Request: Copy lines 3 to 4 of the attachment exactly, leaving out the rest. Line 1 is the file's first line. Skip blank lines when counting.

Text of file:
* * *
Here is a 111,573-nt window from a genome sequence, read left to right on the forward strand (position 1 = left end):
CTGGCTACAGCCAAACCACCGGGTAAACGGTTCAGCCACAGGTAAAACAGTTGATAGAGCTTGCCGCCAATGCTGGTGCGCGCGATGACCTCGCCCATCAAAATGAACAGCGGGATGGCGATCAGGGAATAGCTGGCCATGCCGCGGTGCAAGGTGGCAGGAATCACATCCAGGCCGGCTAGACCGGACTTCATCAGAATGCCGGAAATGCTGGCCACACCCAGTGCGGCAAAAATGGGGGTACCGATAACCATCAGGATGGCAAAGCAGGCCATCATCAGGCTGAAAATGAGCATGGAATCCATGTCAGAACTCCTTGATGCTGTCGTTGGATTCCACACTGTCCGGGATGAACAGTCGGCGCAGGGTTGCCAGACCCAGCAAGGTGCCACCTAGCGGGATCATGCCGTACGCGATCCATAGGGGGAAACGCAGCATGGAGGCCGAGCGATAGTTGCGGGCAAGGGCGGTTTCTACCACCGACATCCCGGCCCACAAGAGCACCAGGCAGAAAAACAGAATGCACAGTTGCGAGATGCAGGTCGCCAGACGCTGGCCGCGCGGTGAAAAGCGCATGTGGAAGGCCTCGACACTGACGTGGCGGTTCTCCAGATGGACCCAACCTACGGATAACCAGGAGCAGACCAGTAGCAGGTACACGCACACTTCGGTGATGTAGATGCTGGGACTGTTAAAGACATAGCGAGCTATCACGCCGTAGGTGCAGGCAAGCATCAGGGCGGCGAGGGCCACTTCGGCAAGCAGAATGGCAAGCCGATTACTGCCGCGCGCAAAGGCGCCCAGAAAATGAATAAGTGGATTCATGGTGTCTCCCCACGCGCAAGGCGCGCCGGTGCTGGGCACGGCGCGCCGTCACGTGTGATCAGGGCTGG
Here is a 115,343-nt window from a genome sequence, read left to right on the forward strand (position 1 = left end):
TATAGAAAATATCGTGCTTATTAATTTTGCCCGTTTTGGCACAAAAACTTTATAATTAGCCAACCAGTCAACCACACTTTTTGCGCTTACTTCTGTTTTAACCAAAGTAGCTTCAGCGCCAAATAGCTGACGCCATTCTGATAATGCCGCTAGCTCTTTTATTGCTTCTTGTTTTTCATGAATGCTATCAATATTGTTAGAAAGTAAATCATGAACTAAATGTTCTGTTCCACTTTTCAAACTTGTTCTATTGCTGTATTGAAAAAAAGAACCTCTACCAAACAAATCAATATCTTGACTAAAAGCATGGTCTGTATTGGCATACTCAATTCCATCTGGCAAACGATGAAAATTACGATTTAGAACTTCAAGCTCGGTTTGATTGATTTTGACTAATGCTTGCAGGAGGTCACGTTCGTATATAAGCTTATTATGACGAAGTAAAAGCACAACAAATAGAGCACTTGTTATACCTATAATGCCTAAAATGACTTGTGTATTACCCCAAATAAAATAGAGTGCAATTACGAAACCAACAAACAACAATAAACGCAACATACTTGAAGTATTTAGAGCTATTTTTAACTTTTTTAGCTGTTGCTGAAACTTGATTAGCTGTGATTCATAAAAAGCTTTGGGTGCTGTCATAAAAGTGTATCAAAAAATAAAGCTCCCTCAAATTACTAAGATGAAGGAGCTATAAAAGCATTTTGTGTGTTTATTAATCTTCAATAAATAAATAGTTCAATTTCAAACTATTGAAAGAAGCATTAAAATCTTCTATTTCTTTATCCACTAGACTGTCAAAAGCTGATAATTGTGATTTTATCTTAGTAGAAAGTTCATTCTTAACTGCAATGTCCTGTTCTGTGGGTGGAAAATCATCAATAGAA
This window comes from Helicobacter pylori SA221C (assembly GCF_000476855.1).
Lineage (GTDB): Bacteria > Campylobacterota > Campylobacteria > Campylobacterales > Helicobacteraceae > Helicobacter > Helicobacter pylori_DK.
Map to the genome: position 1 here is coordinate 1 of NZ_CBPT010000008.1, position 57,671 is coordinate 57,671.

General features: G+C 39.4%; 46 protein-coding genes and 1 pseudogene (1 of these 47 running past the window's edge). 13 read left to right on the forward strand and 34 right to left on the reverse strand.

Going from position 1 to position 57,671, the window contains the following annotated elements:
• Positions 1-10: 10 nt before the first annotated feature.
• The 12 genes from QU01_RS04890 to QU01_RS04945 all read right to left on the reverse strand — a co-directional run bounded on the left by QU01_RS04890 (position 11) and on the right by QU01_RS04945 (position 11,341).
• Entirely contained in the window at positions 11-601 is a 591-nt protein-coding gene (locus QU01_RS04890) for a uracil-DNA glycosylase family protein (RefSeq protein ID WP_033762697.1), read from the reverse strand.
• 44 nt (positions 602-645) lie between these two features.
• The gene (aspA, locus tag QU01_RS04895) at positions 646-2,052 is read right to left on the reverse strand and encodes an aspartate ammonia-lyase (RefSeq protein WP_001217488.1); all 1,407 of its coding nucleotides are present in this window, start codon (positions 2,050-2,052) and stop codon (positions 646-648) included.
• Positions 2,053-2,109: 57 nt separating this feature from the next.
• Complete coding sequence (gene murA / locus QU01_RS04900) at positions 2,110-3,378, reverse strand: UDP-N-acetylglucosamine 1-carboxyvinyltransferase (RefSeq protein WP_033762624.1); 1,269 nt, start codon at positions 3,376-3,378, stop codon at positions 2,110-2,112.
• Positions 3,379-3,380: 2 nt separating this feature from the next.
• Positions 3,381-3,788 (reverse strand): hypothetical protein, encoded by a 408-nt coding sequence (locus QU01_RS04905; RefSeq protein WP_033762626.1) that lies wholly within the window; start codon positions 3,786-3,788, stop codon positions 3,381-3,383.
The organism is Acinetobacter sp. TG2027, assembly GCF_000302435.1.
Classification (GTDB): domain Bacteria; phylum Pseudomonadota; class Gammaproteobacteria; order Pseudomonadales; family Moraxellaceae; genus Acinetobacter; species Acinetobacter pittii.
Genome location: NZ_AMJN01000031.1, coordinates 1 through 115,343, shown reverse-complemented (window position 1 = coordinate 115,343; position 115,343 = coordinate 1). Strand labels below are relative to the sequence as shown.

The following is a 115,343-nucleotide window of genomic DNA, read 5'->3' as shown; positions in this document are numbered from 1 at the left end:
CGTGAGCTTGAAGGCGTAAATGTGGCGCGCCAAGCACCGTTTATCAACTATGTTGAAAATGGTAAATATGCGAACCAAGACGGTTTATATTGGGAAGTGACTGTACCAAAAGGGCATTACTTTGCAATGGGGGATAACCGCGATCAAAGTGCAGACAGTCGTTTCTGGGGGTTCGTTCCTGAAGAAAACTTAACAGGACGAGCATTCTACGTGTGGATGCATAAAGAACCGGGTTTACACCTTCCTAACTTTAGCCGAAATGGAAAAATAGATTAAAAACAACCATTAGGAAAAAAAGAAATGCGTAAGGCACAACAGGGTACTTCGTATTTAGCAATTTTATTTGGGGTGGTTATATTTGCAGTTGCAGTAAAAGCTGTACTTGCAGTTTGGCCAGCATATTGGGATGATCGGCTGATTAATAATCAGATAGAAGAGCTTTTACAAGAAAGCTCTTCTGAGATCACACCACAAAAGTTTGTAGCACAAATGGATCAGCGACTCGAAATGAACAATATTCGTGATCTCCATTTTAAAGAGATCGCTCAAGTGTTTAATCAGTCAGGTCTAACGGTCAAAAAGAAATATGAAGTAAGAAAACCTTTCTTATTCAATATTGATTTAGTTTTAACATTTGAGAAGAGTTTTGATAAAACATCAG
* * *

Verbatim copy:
Here is a 115,343-nt window from a genome sequence, read left to right on the forward strand (position 1 = left end):
TATAGAAAATATCGTGCTTATTAATTTTGCCCGTTTTGGCACAAAAACTTTATAATTAGCCAACCAGTCAACCACACTTTTTGCGCTTACTTCTGTTTTAACCAAAGTAGCTTCAGCGCCAAATAGCTGACGCCATTCTGATAATGCCGCTAGCTCTTTTATTGCTTCTTGTTTTTCATGAATGCTATCAATATTGTTAGAAAGTAAATCATGAACTAAATGTTCTGTTCCACTTTTCAAACTTGTTCTATTGCTGTATTGAAAAAAAGAACCTCTACCAAACAAATCAATATCTTGACTAAAAGCATGGTCTGTATTGGCATACTCAATTCCATCTGGCAAACGATGAAAATTACGATTTAGAACTTCAAGCTCGGTTTGATTGATTTTGACTAATGCTTGCAGGAGGTCACGTTCGTATATAAGCTTATTATGACGAAGTAAAAGCACAACAAATAGAGCACTTGTTATACCTATAATGCCTAAAATGACTTGTGTATTACCCCAAATAAAATAGAGTGCAATTACGAAACCAACAAACAACAATAAACGCAACATACTTGAAGTATTTAGAGCTATTTTTAACTTTTTTAGCTGTTGCTGAAACTTGATTAGCTGTGATTCATAAAAAGCTTTGGGTGCTGTCATAAAAGTGTATCAAAAAATAAAGCTCCCTCAAATTACTAAGATGAAGGAGCTATAAAAGCATTTTGTGTGTTTATTAATCTTCAATAAATAAATAGTTCAATTTCAAACTATTGAAAGAAGCATTAAAATCTTCTATTTCTTTATCCACTAGACTGTCAAAAGCTGATAATTGTGATTTTATCTTAGTAGAAAGTTCATTCTTAACTGCAATGTCCTGTTCTGTGGGTGGAAAATCATCAATAGAA